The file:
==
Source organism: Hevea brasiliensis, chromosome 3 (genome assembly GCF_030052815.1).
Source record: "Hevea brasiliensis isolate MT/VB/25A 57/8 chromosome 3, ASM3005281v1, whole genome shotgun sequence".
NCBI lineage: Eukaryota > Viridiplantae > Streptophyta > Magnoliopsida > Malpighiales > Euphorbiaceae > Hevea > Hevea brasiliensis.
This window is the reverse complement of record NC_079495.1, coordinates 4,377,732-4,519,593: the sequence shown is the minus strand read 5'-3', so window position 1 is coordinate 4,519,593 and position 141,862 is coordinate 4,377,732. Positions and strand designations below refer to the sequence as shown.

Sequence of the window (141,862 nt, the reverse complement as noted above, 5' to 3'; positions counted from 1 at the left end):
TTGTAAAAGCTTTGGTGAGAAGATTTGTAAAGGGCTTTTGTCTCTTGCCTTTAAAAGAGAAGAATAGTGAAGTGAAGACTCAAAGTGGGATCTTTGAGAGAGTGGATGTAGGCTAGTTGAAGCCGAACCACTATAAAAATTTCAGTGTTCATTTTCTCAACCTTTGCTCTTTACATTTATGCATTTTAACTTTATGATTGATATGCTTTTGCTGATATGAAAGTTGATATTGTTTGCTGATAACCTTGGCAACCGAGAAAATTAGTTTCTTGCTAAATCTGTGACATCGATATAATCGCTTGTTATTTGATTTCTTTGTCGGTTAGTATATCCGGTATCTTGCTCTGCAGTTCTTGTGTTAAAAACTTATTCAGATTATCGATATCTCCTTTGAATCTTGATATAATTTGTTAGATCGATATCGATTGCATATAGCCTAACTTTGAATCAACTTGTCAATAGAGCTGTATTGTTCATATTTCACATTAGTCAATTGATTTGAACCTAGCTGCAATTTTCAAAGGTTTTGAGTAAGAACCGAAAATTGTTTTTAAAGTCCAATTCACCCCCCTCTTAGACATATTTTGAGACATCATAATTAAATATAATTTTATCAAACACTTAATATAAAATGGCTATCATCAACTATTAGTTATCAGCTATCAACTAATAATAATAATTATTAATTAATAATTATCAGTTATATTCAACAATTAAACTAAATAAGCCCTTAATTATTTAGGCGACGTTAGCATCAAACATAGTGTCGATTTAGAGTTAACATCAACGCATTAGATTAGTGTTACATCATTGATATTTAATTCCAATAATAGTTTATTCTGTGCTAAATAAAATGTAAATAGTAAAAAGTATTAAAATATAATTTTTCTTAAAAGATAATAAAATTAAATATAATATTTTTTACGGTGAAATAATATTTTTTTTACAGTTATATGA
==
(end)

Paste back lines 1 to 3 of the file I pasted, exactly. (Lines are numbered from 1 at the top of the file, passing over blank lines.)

Source organism: Hevea brasiliensis, chromosome 3 (genome assembly GCF_030052815.1).
Source record: "Hevea brasiliensis isolate MT/VB/25A 57/8 chromosome 3, ASM3005281v1, whole genome shotgun sequence".
NCBI lineage: Eukaryota > Viridiplantae > Streptophyta > Magnoliopsida > Malpighiales > Euphorbiaceae > Hevea > Hevea brasiliensis.